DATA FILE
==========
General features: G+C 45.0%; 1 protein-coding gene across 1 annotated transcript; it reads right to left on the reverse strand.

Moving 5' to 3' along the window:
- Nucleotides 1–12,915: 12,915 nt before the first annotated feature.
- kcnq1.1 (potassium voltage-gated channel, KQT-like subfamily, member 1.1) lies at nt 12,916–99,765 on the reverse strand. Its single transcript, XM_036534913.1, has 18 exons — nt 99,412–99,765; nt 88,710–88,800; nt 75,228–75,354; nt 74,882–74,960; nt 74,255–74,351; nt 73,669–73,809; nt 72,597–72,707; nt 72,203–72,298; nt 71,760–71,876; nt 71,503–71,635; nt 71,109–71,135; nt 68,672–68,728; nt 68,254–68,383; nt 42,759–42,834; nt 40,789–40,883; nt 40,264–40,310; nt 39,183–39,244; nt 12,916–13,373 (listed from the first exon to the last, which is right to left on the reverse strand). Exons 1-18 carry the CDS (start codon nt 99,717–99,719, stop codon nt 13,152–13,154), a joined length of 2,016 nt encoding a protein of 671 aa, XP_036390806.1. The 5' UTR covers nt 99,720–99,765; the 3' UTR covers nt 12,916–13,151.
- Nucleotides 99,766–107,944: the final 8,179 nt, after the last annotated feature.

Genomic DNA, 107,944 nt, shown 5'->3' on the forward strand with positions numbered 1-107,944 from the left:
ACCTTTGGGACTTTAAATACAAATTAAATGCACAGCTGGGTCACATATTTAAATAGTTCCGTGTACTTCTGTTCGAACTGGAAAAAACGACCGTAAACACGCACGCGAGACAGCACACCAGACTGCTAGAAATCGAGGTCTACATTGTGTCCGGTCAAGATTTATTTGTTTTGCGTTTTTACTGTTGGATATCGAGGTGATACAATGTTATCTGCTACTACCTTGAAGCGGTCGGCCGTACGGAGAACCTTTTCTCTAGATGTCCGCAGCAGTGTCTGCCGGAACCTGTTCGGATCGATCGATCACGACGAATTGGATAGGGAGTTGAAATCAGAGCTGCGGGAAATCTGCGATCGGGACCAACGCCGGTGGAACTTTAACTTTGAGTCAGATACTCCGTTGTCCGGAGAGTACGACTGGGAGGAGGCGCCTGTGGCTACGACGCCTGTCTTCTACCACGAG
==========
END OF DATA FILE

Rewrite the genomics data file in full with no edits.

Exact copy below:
General features: G+C 45.0%; 1 protein-coding gene across 1 annotated transcript; it reads right to left on the reverse strand.

Moving 5' to 3' along the window:
- Nucleotides 1–12,915: 12,915 nt before the first annotated feature.
- kcnq1.1 (potassium voltage-gated channel, KQT-like subfamily, member 1.1) lies at nt 12,916–99,765 on the reverse strand. Its single transcript, XM_036534913.1, has 18 exons — nt 99,412–99,765; nt 88,710–88,800; nt 75,228–75,354; nt 74,882–74,960; nt 74,255–74,351; nt 73,669–73,809; nt 72,597–72,707; nt 72,203–72,298; nt 71,760–71,876; nt 71,503–71,635; nt 71,109–71,135; nt 68,672–68,728; nt 68,254–68,383; nt 42,759–42,834; nt 40,789–40,883; nt 40,264–40,310; nt 39,183–39,244; nt 12,916–13,373 (listed from the first exon to the last, which is right to left on the reverse strand). Exons 1-18 carry the CDS (start codon nt 99,717–99,719, stop codon nt 13,152–13,154), a joined length of 2,016 nt encoding a protein of 671 aa, XP_036390806.1. The 5' UTR covers nt 99,720–99,765; the 3' UTR covers nt 12,916–13,151.
- Nucleotides 99,766–107,944: the final 8,179 nt, after the last annotated feature.

Genomic DNA, 107,944 nt, shown 5'->3' on the forward strand with positions numbered 1-107,944 from the left:
ACCTTTGGGACTTTAAATACAAATTAAATGCACAGCTGGGTCACATATTTAAATAGTTCCGTGTACTTCTGTTCGAACTGGAAAAAACGACCGTAAACACGCACGCGAGACAGCACACCAGACTGCTAGAAATCGAGGTCTACATTGTGTCCGGTCAAGATTTATTTGTTTTGCGTTTTTACTGTTGGATATCGAGGTGATACAATGTTATCTGCTACTACCTTGAAGCGGTCGGCCGTACGGAGAACCTTTTCTCTAGATGTCCGCAGCAGTGTCTGCCGGAACCTGTTCGGATCGATCGATCACGACGAATTGGATAGGGAGTTGAAATCAGAGCTGCGGGAAATCTGCGATCGGGACCAACGCCGGTGGAACTTTAACTTTGAGTCAGATACTCCGTTGTCCGGAGAGTACGACTGGGAGGAGGCGCCTGTGGCTACGACGCCTGTCTTCTACCACGAG